Into Exile

Kosovar refugees fleeing their homeland. [Blace area, The former Yugoslav Republic of Macedonia]

I walk the old streets and realize
they tore down the Endicott Theater
to put up a savings bank
in the same space where Poppa and I
saw “Blood and Sand”.

And Fat Tony’s Luncheonette
where we’d stroll for a Mello Roll
or a Charlotte Russe after;
and Poppa is long gone
as well as my nine year old self
never to be seen again.

Which is why I admire those poets
who, whilst in exile
revealed the transience of life
so much better than I,
recalling in deep melancholy
what was, but is no longer seen.

Cranes flying o’re the Forbidden City
the gates of Kiev, Krakow or Jerusalem
a street in Homs or onion domes
they would never see again
walking on a warm Summer’s evening.



About toritto

I was born during year four of the reign of Emperor Tiberius Claudius on the outskirts of the empire in Brooklyn. I married my high school sweetheart, the girl I took to the prom and we were together for forty years until her passing in 2004. We had four kids together and buried two together. I had a successful career in Corporate America (never got rich but made a living) and traveled the world. I am currently retired in the Tampa Bay metro area and live alone. One of my daughters is close by and one within a morning’s drive. They call their pops everyday. I try to write poetry (not very well), and about family. Occasionally I will try a historical piece relating to politics. :-)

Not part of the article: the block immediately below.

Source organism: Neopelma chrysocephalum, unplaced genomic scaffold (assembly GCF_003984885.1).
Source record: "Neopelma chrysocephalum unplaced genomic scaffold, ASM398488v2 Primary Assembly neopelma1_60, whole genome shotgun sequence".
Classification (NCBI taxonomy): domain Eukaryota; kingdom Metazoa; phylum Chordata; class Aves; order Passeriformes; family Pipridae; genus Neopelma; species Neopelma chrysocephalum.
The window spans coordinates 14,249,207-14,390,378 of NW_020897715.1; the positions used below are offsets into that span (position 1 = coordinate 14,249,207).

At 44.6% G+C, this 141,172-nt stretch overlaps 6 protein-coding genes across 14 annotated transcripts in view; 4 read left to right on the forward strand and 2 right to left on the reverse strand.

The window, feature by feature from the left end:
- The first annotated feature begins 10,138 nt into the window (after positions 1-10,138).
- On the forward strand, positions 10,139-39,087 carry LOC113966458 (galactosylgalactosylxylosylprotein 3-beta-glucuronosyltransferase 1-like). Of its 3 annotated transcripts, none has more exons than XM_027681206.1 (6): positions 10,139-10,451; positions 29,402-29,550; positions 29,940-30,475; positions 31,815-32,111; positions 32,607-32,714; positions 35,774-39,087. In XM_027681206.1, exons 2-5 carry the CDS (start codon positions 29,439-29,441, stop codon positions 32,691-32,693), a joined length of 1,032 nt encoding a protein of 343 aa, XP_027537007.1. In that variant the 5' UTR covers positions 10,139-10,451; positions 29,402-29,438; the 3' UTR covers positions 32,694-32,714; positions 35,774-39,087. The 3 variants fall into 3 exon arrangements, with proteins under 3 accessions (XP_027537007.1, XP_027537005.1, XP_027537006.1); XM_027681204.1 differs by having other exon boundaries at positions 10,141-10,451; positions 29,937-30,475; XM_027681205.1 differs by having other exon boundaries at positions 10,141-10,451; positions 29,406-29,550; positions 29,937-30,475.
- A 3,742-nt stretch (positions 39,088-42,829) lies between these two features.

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8 Responses to Into Exile

  1. beetleypete says:

    Something eternal about this one, Frank. Gets inside the soul.
    Best wishes, Pete.

    Liked by 3 people

  2. Jennie says:

    This is one of the best. Thank you!

    Liked by 1 person

  3. You’ve captured well the flux of our lives. We have to hold onto what really matters: our relationships with each other and Mother Earth that makes life possible.

    Liked by 1 person

  4. wfdec says:

    This is absolutely one of the best. May I repost it?

    Liked by 1 person

  5. wfdec says:

    Reblogged this on johnsstorybook and commented:
    There are many poems written and posted on the blogs we all follow. Some are good and some not so good. Sometimes there comes along one and you say, “I wish I’d written that.”
    I wish I’d written this one.

    Liked by 1 person

  6. Elouise says:

    Achingly beautiful and sad. Also a snapshot of the way your own deep memories and perhaps griefs connect with those of others.

    Liked by 1 person

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